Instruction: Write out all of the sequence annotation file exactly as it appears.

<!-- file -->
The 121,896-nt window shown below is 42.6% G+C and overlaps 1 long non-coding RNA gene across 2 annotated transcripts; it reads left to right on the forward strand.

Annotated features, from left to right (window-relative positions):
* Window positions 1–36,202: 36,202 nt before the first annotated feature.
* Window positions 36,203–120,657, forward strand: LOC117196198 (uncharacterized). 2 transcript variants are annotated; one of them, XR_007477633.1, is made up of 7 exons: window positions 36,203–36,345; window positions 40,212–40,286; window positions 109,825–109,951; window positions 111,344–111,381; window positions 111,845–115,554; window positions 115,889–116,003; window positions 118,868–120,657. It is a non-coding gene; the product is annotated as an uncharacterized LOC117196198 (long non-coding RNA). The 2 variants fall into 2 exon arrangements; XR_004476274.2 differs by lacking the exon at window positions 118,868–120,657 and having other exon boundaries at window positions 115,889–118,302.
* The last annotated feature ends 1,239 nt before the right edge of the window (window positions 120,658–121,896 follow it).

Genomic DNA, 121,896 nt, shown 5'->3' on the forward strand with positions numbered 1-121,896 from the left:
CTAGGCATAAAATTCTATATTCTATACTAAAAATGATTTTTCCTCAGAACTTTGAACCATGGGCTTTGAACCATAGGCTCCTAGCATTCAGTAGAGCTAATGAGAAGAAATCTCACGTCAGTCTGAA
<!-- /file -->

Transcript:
The 121,896-nt window shown below is 42.6% G+C and overlaps 1 long non-coding RNA gene across 2 annotated transcripts; it reads left to right on the forward strand.

Annotated features, from left to right (window-relative positions):
* Window positions 1–36,202: 36,202 nt before the first annotated feature.
* Window positions 36,203–120,657, forward strand: LOC117196198 (uncharacterized). 2 transcript variants are annotated; one of them, XR_007477633.1, is made up of 7 exons: window positions 36,203–36,345; window positions 40,212–40,286; window positions 109,825–109,951; window positions 111,344–111,381; window positions 111,845–115,554; window positions 115,889–116,003; window positions 118,868–120,657. It is a non-coding gene; the product is annotated as an uncharacterized LOC117196198 (long non-coding RNA). The 2 variants fall into 2 exon arrangements; XR_004476274.2 differs by lacking the exon at window positions 118,868–120,657 and having other exon boundaries at window positions 115,889–118,302.
* The last annotated feature ends 1,239 nt before the right edge of the window (window positions 120,658–121,896 follow it).

Genomic DNA, 121,896 nt, shown 5'->3' on the forward strand with positions numbered 1-121,896 from the left:
CTAGGCATAAAATTCTATATTCTATACTAAAAATGATTTTTCCTCAGAACTTTGAACCATGGGCTTTGAACCATAGGCTCCTAGCATTCAGTAGAGCTAATGAGAAGAAATCTCACGTCAGTCTGAA